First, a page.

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From Jing Xue <jing...@digizenstudio.com>
Subject Re: conditional resolving
Date Tue, 20 Nov 2007 14:57:15 GMT

Quoting Xavier Hanin <xavier.hanin@gmail.com>:

> On Nov 20, 2007 2:04 AM, Jing Xue <jingxue@digizenstudio.com> wrote:
>
>> This could be interesting. I suppose since a resolver has access to the
>> current
>> resolution map, it could at least theoretically make a "stateful"
>> decision. One potential caveat though is that, IIUC, when two modules
>> aren't depending on one another, the order of them being resolved is
>> undefined.
>
> It isn't really undefined, the order is always the same, and depends on the
> order of the dependencies defined in your metadata.

True.  On the other hand though, I suspect (by skimming through the  
parsing and resolving code and I _could_ be very wrong) that this  
behavior is like this only because of the way it's implemented. The  
behavior itself is always deterministic, and a rather sane one at  
that, but I don't recall seeing it documented anywhere, which is what  
I meant by "undefined".

> It's very similar to a
> preorder tree traversal, except that we walk through a graph and that we try
> to avoid visiting evicted nodes. But it's true that it isn't under control
> of the resolver, it's under control of people writing metadata. So it may be
> a problem for you, depending on how well you can control the way metadata is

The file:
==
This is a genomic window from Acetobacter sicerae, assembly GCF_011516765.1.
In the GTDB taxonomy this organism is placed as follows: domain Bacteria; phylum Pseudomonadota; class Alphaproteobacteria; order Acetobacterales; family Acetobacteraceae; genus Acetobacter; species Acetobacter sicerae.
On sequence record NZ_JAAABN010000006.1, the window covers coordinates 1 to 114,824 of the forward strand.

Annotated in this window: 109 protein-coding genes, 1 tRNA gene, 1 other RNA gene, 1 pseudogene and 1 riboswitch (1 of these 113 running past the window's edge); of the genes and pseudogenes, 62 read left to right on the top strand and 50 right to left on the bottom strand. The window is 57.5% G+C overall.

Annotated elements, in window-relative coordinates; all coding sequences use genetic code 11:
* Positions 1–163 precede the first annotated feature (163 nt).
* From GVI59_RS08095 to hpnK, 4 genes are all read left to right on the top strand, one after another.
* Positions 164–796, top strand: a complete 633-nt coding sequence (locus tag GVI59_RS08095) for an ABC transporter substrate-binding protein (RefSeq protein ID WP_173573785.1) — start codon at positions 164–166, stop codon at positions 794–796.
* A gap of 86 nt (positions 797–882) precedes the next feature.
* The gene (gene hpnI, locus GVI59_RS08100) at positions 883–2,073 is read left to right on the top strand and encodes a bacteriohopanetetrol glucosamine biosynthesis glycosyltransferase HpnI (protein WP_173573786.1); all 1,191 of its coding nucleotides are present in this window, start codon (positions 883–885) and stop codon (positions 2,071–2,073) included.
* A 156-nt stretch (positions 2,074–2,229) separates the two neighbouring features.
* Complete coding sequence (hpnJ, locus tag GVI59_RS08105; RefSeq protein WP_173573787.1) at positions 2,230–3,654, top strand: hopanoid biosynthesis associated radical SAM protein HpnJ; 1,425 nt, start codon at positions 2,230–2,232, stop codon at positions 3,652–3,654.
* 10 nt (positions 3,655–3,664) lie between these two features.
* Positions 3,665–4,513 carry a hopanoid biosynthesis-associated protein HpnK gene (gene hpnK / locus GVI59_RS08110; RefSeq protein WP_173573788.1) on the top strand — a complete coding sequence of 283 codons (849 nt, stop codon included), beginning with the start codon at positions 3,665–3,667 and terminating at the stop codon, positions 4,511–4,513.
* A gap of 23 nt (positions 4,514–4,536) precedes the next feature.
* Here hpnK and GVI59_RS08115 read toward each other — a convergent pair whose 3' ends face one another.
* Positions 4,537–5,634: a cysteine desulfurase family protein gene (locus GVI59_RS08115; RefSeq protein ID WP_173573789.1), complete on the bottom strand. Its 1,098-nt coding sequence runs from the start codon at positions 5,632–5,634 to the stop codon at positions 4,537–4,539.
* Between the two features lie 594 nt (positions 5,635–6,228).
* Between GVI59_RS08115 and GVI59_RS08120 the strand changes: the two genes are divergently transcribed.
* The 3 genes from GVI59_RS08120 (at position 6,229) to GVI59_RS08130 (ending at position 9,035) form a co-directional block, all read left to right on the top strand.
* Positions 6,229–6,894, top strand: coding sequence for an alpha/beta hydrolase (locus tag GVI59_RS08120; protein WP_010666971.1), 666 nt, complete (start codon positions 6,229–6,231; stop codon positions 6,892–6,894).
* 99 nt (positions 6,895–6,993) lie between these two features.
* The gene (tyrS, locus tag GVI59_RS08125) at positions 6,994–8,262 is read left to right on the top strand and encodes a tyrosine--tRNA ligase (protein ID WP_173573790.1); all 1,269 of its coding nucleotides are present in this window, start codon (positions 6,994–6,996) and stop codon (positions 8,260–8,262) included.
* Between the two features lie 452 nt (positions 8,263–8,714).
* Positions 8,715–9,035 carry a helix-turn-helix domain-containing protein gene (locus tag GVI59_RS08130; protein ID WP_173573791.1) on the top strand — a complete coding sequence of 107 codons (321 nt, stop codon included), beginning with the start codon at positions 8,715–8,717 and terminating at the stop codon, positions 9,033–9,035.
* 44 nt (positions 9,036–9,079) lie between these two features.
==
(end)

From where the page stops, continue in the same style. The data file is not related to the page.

> written.
>
> Resolving the problem without imposing some kind of order is pretty
> challenging. Maybe this could be done with some modifications in the
> ResolveEngine, to let a door open just before the end of the resolution
> process, to let you resolve this dependency only when the rest of the graph
> has been resolved. But the least I can says is that this is not an easy
> solution.

You mean some sort of "post resolving" extension point which is  
exposed by the resolve engine to handle any dependencies left  
unresolved by the standard algorithm?  That'd be cool.  I wouldn't  
mind working on it.  It'd probably be way out of scope at the moment,  
though. 8-)

>
> Another solution I see if you are sure the module making the decision is the
> direct client of your module, is to define a custom parser based on the
> XmlModuleDescriptorParser we provide, but which "sort" the dependency
> descriptors returned to make sure your module is always at the end. Then in
> a custom resolver you can make the stateful decision based on the full graph
> of dependencies available at this time. This is not the cleanest thing I've
> ever imagined, but it may work :-)

I think for now we are going to take the easy route - which is to make  
a code branch for spring 2.0 support. Seeing Spring 2.5 just got  
released (only after two RCs, that was quick!) last night, and it's  
supposed to be a drop-in replacement, we might luck out with a rather  
short transition period.

Thanks for the advices. It was a rather interesting discussion even  
from a theoretical standpoint. 8-)

Cheers.
-- 
Jing

>
> Xavier



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